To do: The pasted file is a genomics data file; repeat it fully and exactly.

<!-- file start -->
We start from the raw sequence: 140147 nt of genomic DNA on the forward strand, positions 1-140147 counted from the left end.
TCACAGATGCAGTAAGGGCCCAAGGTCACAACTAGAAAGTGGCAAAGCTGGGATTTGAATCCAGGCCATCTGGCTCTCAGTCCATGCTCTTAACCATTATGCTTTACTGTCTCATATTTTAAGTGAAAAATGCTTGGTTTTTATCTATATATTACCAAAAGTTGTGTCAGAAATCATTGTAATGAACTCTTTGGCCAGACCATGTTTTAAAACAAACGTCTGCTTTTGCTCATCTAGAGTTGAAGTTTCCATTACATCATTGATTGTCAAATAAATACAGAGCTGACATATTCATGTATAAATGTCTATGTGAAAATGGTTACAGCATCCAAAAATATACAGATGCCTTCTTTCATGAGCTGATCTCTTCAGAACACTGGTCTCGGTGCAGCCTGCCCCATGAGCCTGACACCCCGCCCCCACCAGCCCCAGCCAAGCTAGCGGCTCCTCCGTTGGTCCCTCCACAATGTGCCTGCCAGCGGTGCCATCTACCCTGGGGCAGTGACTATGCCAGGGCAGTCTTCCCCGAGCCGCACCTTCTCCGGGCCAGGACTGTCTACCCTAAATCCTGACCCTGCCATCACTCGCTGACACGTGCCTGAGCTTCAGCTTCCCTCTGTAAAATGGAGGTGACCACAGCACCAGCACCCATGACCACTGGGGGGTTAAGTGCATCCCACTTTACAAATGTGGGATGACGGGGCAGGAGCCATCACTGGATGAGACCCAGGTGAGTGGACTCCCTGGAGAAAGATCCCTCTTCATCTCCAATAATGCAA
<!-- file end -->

We start from the raw sequence: 140147 nt of genomic DNA on the forward strand, positions 1-140147 counted from the left end.
TCACAGATGCAGTAAGGGCCCAAGGTCACAACTAGAAAGTGGCAAAGCTGGGATTTGAATCCAGGCCATCTGGCTCTCAGTCCATGCTCTTAACCATTATGCTTTACTGTCTCATATTTTAAGTGAAAAATGCTTGGTTTTTATCTATATATTACCAAAAGTTGTGTCAGAAATCATTGTAATGAACTCTTTGGCCAGACCATGTTTTAAAACAAACGTCTGCTTTTGCTCATCTAGAGTTGAAGTTTCCATTACATCATTGATTGTCAAATAAATACAGAGCTGACATATTCATGTATAAATGTCTATGTGAAAATGGTTACAGCATCCAAAAATATACAGATGCCTTCTTTCATGAGCTGATCTCTTCAGAACACTGGTCTCGGTGCAGCCTGCCCCATGAGCCTGACACCCCGCCCCCACCAGCCCCAGCCAAGCTAGCGGCTCCTCCGTTGGTCCCTCCACAATGTGCCTGCCAGCGGTGCCATCTACCCTGGGGCAGTGACTATGCCAGGGCAGTCTTCCCCGAGCCGCACCTTCTCCGGGCCAGGACTGTCTACCCTAAATCCTGACCCTGCCATCACTCGCTGACACGTGCCTGAGCTTCAGCTTCCCTCTGTAAAATGGAGGTGACCACAGCACCAGCACCCATGACCACTGGGGGGTTAAGTGCATCCCACTTTACAAATGTGGGATGACGGGGCAGGAGCCATCACTGGATGAGACCCAGGTGAGTGGACTCCCTGGAGAAAGATCCCTCTTCATCTCCAATAATGCAA